BRIEF DESCRIPTION OF THE DRAWINGS

       FIGS. 1A and 2 are schematic side cross-sectional views of a CIGS based solar cell according to embodiments of the invention.
       FIG. 1B illustrates a plot of Ga/(Ga+In) atomic ratio versus absorber thickness.
       FIG. 1C illustrates a plot of Cu/(Ga+In) atomic ration versus absorber thickness.
       FIG. 3A illustrates a highly simplified schematic diagram of a top view of a sputtering apparatus that can be used for forming a compound semiconductor layer comprising copper, indium, gallium and selenium.
       FIG. 3B illustrates a highly simplified schematic diagram of a top view of a modular sputtering apparatus that can be used to manufacture the solar cell depicted in FIG. 2.
       FIG. 4 illustrates schematically the use of three sets of dual magnetrons to increase the deposition rate and grade the composition of the CIGS layer to vary its band gap.
       FIG. 5 illustrates a plot of efficiency of a solar cell versus absorber bandgap with a long minority carrier lifetime.
       FIGS. 6 and 7 illustrate plots of efficiency versus majority carrier concentration for respective wide and narrow band gap absorbers.
       FIG. 8 illustrates a plot of efficiency of a solar cell versus absorber bandgap with a long minority carrier lifetime.
       FIGS. 9 and 10 illustrate plots of efficiency versus majority carrier concentration for respective wide and narrow band gap absorber.
       FIG. 11 illustrates a plot of sublayer density versus ratio of selenium to metal in the sputtering atmosphere.
       FIG. 12 illustrates a plot of a ratio of selenium to metal in a sputtering atmosphere and temperature in the seed, bulk and top absorber sublayers.
       FIG. 13 illustrates contour plot sputtering power versus a ratio of selenium to metal in the sputtering atmosphere during top sublayer sputtering and its effect on efficiency.

DETAILED DESCRIPTION

      As grown copper indium diselenide based films are intrinsically p-type. However, it was found that a small amount of sodium dopants in copper indium diselenide based films (e.g. copper indium gallium diselenide films) increases the p-type conductivity of the copper indium gallium diselenide film and the open circuit voltage, and in turn, improves the efficiency of the solar cell. For example, Ramanathan (Ramanathan et al., Prog. Photovolt. Res. Appl. 11 (2003) 225, incorporated herein by reference in its entirety) teaches that a solar cell, having an efficiency as high as 19.5%, may be obtained by using a soda-lime glass substrate in combination with depositing a copper indium diselenide film under a high growth temperature. This method significantly improves the efficiency of a traditional solar cell by diffusing sodium from the glass substrate into the copper indium diselenide film. However, it is difficult to control the amount of the sodium provided to the copper indium diselenide based film and the speed of the sodium diffusion from a glass substrate. Furthermore, unlike glass substrates, other substrates, such as metal and plastic substrates, do not provide such a readily available supply of sodium.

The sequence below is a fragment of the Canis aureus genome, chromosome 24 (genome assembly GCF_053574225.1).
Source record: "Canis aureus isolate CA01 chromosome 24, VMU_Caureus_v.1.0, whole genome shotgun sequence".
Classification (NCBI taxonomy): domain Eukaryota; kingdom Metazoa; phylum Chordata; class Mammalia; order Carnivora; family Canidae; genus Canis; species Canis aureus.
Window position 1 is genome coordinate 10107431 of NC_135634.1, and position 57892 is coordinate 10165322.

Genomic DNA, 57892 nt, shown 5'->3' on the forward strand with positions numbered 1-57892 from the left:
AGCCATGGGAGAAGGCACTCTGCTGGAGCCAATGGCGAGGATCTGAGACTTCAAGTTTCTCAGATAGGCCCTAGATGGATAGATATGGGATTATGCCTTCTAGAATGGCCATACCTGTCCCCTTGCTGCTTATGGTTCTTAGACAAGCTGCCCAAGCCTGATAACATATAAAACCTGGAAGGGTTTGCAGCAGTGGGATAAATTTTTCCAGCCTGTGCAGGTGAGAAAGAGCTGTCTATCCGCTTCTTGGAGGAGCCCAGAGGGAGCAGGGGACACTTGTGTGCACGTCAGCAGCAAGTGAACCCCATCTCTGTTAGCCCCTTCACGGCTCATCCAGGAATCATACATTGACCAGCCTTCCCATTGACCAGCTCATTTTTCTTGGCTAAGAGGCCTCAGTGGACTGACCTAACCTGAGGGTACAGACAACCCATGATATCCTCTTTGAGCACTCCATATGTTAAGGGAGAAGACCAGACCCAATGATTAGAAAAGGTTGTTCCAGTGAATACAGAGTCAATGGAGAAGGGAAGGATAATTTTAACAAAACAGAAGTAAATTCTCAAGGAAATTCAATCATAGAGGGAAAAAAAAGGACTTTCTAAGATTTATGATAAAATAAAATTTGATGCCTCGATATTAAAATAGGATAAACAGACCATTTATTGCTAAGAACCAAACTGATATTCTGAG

Rudmann (Rudmann et al., Thin Solid Films 32 (2003) 37) teaches forming a NaF or NaSe layer between the copper indium gallium diselenide layer and a first electrode (also referred as a back electrode). Sodium doping in this system can be controlled by modulating the sodium diffusion from the NaF or NaSe layer into the copper indium gallium diselenide layer. Although the amount of sodium in copper indium gallium diselenide may be more controllable than in the Ramanathan method, the NaF or NaSe interlayer results in a poor adhesion and a greater schottky barrier between the copper indium gallium diselenide layer and the first electrode.
      Yun (Yun et al., Thin Solid Films 515(2007) 5876-5879) teaches DC sputtering a sodium-containing molybdenum layer from a composite Na-Mo target. It has been found that resulting solar cells have an improved efficiency because the sodium incorporation enhances the open circuit voltage and fill factor. However, this method is limited by the property of the Na-Mo target, which has a high propensity to crack.
      Embodiments of the present invention include a solar cell containing a p-type CIGS absorber layer, where the solar cell that has a conversion efficiency that is at least 13.4, preferably at least 15.7 percent average active area with a minority carrier lifetime that is below 2 nanoseconds. Minority carrier lifetime is defined as the average time between generation and recombination of minority carriers in a semiconductor structure. It is believed that previous p-type CIGS based absorbers for solar cells having a relatively high efficiency of 15 to 16 percent included minority carrier (e.g., electron) lifetimes that are in the 10 to 100 nanosecond range.